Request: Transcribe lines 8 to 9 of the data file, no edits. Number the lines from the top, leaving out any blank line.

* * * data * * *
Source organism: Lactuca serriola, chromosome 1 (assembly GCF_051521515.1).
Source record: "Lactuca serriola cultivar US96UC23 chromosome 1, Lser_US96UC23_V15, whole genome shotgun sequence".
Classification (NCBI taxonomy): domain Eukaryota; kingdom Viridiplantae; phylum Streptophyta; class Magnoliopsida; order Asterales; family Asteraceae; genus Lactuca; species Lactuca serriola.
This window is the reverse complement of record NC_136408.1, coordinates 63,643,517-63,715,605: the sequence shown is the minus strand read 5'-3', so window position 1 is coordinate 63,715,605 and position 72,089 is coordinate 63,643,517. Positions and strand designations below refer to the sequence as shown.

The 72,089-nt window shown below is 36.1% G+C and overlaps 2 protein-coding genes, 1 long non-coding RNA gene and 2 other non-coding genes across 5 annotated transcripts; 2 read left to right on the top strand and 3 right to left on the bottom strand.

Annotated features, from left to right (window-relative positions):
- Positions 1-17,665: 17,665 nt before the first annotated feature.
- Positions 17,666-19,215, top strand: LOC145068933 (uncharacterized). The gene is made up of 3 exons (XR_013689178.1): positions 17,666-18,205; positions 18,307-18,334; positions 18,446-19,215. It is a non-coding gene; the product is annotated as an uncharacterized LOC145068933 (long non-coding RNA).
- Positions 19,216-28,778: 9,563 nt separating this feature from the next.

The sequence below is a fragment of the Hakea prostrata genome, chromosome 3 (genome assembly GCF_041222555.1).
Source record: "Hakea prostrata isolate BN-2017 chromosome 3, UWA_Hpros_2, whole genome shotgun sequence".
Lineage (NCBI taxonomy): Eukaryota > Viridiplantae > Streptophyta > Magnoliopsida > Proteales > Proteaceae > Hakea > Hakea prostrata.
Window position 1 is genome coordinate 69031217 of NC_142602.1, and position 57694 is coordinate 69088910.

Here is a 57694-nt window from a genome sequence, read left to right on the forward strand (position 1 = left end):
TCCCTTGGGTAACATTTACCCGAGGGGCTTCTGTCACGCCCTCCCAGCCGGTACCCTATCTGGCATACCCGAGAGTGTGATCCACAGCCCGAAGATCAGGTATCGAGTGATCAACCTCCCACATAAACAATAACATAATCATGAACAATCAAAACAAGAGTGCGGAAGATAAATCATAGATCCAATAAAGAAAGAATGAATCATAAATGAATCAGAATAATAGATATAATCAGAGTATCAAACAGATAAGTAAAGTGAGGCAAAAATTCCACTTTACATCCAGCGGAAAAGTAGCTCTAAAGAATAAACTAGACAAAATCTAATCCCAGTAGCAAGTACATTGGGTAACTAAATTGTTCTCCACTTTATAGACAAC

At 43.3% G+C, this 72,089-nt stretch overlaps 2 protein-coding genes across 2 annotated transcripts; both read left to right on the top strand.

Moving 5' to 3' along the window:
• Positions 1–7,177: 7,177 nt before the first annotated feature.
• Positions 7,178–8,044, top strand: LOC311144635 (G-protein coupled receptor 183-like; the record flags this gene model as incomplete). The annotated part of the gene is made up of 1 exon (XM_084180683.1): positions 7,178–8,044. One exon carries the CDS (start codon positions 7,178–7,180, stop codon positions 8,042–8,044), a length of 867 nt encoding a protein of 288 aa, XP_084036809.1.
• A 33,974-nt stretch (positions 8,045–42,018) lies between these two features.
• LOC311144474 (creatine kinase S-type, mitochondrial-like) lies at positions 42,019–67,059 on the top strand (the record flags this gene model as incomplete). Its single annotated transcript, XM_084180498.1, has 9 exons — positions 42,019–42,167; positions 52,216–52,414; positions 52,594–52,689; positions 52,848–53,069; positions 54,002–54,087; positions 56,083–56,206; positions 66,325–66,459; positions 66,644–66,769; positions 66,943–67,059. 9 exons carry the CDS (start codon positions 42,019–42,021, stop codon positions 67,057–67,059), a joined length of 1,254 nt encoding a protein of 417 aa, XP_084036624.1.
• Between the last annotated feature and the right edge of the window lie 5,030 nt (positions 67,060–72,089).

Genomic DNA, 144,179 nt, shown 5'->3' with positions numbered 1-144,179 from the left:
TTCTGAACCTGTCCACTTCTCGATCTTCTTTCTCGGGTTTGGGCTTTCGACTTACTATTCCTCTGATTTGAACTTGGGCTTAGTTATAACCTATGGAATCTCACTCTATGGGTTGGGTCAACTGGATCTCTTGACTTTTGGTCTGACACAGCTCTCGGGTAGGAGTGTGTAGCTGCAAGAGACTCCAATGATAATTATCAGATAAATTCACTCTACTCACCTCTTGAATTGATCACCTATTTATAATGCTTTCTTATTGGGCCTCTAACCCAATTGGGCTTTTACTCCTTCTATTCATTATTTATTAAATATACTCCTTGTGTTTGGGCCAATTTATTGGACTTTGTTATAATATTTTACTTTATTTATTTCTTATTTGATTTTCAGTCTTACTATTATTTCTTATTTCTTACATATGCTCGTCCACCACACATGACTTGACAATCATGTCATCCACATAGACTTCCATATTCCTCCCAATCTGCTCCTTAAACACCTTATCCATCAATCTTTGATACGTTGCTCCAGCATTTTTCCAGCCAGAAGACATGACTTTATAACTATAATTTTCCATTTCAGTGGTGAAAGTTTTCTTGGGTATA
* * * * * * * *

- Positions 17,666-19,215, top strand: LOC145068933 (uncharacterized). The gene is made up of 3 exons (XR_013689178.1): positions 17,666-18,205; positions 18,307-18,334; positions 18,446-19,215. It is a non-coding gene; the product is annotated as an uncharacterized LOC145068933 (long non-coding RNA).
- Positions 19,216-28,778: 9,563 nt separating this feature from the next.